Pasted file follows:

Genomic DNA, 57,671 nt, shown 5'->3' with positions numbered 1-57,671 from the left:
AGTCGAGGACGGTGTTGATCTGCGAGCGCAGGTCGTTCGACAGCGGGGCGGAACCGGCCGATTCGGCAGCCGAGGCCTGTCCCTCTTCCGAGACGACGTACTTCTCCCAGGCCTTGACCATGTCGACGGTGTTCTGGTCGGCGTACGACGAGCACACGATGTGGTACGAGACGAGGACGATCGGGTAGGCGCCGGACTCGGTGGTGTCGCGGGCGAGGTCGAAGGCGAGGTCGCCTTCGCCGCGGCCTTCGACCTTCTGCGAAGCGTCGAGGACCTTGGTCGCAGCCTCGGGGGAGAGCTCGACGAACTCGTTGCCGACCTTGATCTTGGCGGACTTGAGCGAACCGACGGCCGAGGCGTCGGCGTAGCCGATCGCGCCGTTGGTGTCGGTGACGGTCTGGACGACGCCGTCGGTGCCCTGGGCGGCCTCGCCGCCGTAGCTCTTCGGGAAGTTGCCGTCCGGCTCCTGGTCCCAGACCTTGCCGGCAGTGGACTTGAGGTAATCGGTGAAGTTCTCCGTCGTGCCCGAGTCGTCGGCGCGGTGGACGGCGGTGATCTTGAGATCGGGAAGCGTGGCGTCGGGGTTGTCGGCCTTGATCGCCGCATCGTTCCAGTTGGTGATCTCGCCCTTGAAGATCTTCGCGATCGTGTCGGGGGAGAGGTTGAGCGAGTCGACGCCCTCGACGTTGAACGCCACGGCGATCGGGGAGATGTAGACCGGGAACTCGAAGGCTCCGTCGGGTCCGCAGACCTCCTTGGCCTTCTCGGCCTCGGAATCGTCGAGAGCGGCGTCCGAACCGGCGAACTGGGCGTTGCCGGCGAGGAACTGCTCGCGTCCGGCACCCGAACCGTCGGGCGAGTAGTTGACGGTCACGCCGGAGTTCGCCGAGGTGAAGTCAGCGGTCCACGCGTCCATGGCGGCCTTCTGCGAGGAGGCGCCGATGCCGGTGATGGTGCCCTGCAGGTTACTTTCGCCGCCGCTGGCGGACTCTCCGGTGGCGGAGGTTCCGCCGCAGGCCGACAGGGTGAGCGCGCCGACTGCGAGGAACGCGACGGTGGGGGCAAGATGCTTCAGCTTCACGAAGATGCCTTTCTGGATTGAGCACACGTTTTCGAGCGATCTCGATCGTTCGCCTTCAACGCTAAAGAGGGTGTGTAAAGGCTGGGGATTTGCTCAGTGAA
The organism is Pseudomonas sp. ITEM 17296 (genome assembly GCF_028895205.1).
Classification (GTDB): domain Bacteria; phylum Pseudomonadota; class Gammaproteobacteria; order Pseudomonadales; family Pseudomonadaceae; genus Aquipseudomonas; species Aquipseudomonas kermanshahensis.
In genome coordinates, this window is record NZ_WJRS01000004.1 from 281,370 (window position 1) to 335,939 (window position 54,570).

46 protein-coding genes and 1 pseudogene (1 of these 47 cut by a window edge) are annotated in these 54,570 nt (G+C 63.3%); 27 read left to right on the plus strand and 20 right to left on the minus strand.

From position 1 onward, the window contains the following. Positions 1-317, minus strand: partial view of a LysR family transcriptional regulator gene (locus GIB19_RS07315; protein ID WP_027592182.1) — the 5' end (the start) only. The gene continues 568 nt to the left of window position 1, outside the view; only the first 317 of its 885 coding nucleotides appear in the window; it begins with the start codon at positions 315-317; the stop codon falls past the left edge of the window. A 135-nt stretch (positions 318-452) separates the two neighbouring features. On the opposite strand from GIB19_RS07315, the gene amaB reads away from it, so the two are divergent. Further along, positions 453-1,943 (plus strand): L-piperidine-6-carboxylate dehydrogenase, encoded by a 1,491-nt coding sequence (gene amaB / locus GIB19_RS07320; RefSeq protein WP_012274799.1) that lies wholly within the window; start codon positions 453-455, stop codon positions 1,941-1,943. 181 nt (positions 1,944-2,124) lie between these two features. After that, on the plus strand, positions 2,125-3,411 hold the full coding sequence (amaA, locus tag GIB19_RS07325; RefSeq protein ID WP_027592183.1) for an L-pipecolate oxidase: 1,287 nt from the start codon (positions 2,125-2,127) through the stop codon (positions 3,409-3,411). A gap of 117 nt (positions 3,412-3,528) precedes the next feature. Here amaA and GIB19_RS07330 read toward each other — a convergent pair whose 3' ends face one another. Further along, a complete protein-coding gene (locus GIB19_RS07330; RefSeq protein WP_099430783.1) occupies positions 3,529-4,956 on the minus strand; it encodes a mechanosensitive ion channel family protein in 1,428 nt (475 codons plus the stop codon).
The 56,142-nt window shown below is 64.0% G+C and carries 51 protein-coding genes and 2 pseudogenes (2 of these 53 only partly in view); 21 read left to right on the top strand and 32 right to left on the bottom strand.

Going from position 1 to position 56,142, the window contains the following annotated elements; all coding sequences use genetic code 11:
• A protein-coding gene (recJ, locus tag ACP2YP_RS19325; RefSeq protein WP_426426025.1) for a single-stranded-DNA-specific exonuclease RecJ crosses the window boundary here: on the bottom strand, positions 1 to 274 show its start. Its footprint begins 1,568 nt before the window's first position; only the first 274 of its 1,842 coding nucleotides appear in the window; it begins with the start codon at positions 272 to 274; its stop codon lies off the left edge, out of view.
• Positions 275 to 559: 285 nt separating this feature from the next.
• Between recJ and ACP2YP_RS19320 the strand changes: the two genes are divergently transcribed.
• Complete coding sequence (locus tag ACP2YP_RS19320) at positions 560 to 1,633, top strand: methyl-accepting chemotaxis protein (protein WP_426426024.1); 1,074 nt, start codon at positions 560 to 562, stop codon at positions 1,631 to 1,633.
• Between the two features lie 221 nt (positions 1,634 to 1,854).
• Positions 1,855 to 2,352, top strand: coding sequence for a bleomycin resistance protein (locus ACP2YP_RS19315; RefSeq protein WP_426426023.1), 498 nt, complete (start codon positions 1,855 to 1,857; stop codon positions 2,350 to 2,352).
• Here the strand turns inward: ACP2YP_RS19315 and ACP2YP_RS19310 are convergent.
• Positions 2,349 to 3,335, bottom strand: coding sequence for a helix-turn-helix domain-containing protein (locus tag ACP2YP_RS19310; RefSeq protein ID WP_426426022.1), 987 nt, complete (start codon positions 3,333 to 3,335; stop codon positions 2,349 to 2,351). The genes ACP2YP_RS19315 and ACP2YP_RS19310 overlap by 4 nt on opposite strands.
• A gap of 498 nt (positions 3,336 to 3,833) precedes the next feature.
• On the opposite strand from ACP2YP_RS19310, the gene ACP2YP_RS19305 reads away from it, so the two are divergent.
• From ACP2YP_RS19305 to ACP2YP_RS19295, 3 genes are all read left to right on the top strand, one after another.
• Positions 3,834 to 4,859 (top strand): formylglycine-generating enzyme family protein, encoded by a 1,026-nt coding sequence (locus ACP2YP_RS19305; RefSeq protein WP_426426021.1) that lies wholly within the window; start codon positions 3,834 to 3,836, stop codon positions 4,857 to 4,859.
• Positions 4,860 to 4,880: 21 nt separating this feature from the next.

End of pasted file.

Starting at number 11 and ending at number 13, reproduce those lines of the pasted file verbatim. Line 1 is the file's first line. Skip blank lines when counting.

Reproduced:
• Positions 275 to 559: 285 nt separating this feature from the next.
• Between recJ and ACP2YP_RS19320 the strand changes: the two genes are divergently transcribed.
• Complete coding sequence (locus tag ACP2YP_RS19320) at positions 560 to 1,633, top strand: methyl-accepting chemotaxis protein (protein WP_426426024.1); 1,074 nt, start codon at positions 560 to 562, stop codon at positions 1,631 to 1,633.